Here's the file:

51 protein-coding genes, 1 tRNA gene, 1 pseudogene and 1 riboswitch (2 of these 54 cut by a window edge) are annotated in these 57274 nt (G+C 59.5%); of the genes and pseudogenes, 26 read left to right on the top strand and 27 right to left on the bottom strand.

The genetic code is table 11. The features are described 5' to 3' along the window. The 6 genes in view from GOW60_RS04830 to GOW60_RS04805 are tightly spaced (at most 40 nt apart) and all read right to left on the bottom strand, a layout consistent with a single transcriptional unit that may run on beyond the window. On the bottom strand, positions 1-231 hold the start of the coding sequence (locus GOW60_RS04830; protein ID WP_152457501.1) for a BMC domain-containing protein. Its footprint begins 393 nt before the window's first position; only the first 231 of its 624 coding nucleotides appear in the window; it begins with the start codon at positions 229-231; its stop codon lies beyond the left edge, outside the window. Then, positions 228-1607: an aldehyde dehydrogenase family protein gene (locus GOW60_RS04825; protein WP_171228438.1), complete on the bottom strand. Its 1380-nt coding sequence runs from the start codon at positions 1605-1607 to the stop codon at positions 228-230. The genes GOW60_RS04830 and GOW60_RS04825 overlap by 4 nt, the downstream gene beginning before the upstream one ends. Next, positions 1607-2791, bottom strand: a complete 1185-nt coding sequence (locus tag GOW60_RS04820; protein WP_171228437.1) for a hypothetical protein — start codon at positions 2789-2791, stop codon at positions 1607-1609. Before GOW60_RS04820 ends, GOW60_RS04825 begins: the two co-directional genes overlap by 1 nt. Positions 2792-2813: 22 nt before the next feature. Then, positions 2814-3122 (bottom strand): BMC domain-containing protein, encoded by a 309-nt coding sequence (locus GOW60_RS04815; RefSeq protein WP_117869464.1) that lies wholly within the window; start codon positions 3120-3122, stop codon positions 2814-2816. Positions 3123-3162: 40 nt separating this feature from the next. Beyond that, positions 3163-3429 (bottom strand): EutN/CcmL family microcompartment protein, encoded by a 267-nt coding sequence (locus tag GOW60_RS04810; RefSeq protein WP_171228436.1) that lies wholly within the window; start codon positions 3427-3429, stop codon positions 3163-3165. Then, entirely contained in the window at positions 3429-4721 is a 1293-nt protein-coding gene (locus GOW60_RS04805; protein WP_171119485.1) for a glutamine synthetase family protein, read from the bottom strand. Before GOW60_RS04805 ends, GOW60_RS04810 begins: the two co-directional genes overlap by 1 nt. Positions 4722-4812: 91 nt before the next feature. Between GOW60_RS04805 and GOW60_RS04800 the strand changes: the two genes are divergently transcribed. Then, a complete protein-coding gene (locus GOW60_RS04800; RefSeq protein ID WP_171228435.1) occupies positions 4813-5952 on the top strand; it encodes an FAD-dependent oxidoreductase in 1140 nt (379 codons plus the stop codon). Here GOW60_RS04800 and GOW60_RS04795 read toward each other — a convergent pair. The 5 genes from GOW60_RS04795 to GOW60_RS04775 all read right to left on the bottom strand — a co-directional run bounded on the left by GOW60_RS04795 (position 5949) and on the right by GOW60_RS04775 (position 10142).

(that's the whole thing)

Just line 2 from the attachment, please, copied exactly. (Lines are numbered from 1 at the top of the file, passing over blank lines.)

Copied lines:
The genetic code is table 11. The features are described 5' to 3' along the window. The 6 genes in view from GOW60_RS04830 to GOW60_RS04805 are tightly spaced (at most 40 nt apart) and all read right to left on the bottom strand, a layout consistent with a single transcriptional unit that may run on beyond the window. On the bottom strand, positions 1-231 hold the start of the coding sequence (locus GOW60_RS04830; protein ID WP_152457501.1) for a BMC domain-containing protein. Its footprint begins 393 nt before the window's first position; only the first 231 of its 624 coding nucleotides appear in the window; it begins with the start codon at positions 229-231; its stop codon lies beyond the left edge, outside the window. Then, positions 228-1607: an aldehyde dehydrogenase family protein gene (locus GOW60_RS04825; protein WP_171228438.1), complete on the bottom strand. Its 1380-nt coding sequence runs from the start codon at positions 1605-1607 to the stop codon at positions 228-230. The genes GOW60_RS04830 and GOW60_RS04825 overlap by 4 nt, the downstream gene beginning before the upstream one ends. Next, positions 1607-2791, bottom strand: a complete 1185-nt coding sequence (locus tag GOW60_RS04820; protein WP_171228437.1) for a hypothetical protein — start codon at positions 2789-2791, stop codon at positions 1607-1609. Before GOW60_RS04820 ends, GOW60_RS04825 begins: the two co-directional genes overlap by 1 nt. Positions 2792-2813: 22 nt before the next feature. Then, positions 2814-3122 (bottom strand): BMC domain-containing protein, encoded by a 309-nt coding sequence (locus GOW60_RS04815; RefSeq protein WP_117869464.1) that lies wholly within the window; start codon positions 3120-3122, stop codon positions 2814-2816. Positions 3123-3162: 40 nt separating this feature from the next. Beyond that, positions 3163-3429 (bottom strand): EutN/CcmL family microcompartment protein, encoded by a 267-nt coding sequence (locus tag GOW60_RS04810; RefSeq protein WP_171228436.1) that lies wholly within the window; start codon positions 3427-3429, stop codon positions 3163-3165. Then, entirely contained in the window at positions 3429-4721 is a 1293-nt protein-coding gene (locus GOW60_RS04805; protein WP_171119485.1) for a glutamine synthetase family protein, read from the bottom strand. Before GOW60_RS04805 ends, GOW60_RS04810 begins: the two co-directional genes overlap by 1 nt. Positions 4722-4812: 91 nt before the next feature. Between GOW60_RS04805 and GOW60_RS04800 the strand changes: the two genes are divergently transcribed. Then, a complete protein-coding gene (locus GOW60_RS04800; RefSeq protein ID WP_171228435.1) occupies positions 4813-5952 on the top strand; it encodes an FAD-dependent oxidoreductase in 1140 nt (379 codons plus the stop codon). Here GOW60_RS04800 and GOW60_RS04795 read toward each other — a convergent pair. The 5 genes from GOW60_RS04795 to GOW60_RS04775 all read right to left on the bottom strand — a co-directional run bounded on the left by GOW60_RS04795 (position 5949) and on the right by GOW60_RS04775 (position 10142).